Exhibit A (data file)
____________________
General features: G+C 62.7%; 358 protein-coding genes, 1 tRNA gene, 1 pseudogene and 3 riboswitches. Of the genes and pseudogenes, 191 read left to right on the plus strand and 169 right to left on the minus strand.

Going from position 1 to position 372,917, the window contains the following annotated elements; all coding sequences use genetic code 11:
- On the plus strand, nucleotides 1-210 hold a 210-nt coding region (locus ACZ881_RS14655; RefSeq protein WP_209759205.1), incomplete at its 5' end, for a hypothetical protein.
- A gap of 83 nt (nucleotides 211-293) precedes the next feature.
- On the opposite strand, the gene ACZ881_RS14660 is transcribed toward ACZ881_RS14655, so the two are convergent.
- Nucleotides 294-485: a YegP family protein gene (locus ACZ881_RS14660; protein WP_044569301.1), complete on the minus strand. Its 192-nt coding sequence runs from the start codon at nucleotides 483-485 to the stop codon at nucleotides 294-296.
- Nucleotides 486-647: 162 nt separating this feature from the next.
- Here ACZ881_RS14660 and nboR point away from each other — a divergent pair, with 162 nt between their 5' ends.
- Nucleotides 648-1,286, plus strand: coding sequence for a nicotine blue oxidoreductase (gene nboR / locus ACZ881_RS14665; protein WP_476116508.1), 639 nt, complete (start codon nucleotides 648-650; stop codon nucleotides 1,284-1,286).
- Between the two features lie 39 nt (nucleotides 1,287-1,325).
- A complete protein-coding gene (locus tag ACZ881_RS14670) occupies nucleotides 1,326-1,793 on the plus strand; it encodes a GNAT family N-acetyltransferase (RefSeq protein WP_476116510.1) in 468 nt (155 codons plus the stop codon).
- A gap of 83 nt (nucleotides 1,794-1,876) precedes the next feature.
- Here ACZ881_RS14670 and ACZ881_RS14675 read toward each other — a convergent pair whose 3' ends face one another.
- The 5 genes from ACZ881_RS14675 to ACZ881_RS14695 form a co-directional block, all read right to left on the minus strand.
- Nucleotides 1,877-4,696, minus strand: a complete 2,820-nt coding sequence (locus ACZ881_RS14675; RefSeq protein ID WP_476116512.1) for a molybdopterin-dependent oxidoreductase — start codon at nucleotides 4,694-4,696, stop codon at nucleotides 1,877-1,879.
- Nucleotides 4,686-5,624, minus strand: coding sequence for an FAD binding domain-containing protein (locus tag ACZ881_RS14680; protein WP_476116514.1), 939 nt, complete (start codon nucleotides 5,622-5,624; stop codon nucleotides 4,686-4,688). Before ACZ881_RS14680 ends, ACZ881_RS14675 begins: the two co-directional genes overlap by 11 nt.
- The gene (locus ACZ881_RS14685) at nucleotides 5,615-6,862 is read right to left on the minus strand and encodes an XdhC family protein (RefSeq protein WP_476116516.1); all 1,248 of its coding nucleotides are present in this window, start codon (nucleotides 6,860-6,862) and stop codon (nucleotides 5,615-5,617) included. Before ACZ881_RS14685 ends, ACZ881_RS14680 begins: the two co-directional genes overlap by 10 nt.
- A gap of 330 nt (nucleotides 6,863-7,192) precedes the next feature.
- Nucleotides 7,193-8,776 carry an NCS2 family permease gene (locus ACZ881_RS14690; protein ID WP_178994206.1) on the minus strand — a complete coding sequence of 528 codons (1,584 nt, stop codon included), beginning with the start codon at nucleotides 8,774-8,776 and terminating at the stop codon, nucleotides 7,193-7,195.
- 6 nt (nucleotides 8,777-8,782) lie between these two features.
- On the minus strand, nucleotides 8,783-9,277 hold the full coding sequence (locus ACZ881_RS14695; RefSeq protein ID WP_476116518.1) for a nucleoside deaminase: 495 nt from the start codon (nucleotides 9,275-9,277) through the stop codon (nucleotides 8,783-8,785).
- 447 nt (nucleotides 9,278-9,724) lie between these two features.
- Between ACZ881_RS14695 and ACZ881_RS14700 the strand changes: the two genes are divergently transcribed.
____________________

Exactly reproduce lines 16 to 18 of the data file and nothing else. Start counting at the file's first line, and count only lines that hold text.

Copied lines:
- Nucleotides 4,686-5,624, minus strand: coding sequence for an FAD binding domain-containing protein (locus tag ACZ881_RS14680; protein WP_476116514.1), 939 nt, complete (start codon nucleotides 5,622-5,624; stop codon nucleotides 4,686-4,688). Before ACZ881_RS14680 ends, ACZ881_RS14675 begins: the two co-directional genes overlap by 11 nt.
- The gene (locus ACZ881_RS14685) at nucleotides 5,615-6,862 is read right to left on the minus strand and encodes an XdhC family protein (RefSeq protein WP_476116516.1); all 1,248 of its coding nucleotides are present in this window, start codon (nucleotides 6,860-6,862) and stop codon (nucleotides 5,615-5,617) included. Before ACZ881_RS14685 ends, ACZ881_RS14680 begins: the two co-directional genes overlap by 10 nt.
- A gap of 330 nt (nucleotides 6,863-7,192) precedes the next feature.